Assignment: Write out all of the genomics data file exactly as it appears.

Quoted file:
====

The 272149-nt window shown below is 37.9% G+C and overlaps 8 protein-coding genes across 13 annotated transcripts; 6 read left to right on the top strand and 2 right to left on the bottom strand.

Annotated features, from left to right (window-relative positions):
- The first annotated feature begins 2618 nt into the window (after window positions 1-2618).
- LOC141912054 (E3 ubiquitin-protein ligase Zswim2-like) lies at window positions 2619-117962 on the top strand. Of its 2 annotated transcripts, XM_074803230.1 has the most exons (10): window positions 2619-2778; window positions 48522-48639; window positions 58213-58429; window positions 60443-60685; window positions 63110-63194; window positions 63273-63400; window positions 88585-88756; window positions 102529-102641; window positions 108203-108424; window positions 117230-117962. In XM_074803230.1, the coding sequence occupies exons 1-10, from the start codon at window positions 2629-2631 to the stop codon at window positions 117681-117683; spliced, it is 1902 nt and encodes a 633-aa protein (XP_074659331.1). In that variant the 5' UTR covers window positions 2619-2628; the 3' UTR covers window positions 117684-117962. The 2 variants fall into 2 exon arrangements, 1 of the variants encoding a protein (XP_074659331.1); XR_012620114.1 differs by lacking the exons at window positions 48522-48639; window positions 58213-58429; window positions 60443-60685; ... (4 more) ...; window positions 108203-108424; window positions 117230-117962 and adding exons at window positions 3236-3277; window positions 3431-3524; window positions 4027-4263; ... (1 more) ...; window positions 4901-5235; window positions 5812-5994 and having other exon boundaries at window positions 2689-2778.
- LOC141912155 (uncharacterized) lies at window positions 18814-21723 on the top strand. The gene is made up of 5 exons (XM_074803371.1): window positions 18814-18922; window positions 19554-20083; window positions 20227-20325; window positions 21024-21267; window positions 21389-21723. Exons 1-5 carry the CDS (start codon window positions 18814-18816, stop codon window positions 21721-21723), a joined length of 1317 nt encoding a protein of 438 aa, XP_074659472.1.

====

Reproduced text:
The 272149-nt window shown below is 37.9% G+C and overlaps 8 protein-coding genes across 13 annotated transcripts; 6 read left to right on the top strand and 2 right to left on the bottom strand.

Annotated features, from left to right (window-relative positions):
- The first annotated feature begins 2618 nt into the window (after window positions 1-2618).
- LOC141912054 (E3 ubiquitin-protein ligase Zswim2-like) lies at window positions 2619-117962 on the top strand. Of its 2 annotated transcripts, XM_074803230.1 has the most exons (10): window positions 2619-2778; window positions 48522-48639; window positions 58213-58429; window positions 60443-60685; window positions 63110-63194; window positions 63273-63400; window positions 88585-88756; window positions 102529-102641; window positions 108203-108424; window positions 117230-117962. In XM_074803230.1, the coding sequence occupies exons 1-10, from the start codon at window positions 2629-2631 to the stop codon at window positions 117681-117683; spliced, it is 1902 nt and encodes a 633-aa protein (XP_074659331.1). In that variant the 5' UTR covers window positions 2619-2628; the 3' UTR covers window positions 117684-117962. The 2 variants fall into 2 exon arrangements, 1 of the variants encoding a protein (XP_074659331.1); XR_012620114.1 differs by lacking the exons at window positions 48522-48639; window positions 58213-58429; window positions 60443-60685; ... (4 more) ...; window positions 108203-108424; window positions 117230-117962 and adding exons at window positions 3236-3277; window positions 3431-3524; window positions 4027-4263; ... (1 more) ...; window positions 4901-5235; window positions 5812-5994 and having other exon boundaries at window positions 2689-2778.
- LOC141912155 (uncharacterized) lies at window positions 18814-21723 on the top strand. The gene is made up of 5 exons (XM_074803371.1): window positions 18814-18922; window positions 19554-20083; window positions 20227-20325; window positions 21024-21267; window positions 21389-21723. Exons 1-5 carry the CDS (start codon window positions 18814-18816, stop codon window positions 21721-21723), a joined length of 1317 nt encoding a protein of 438 aa, XP_074659472.1.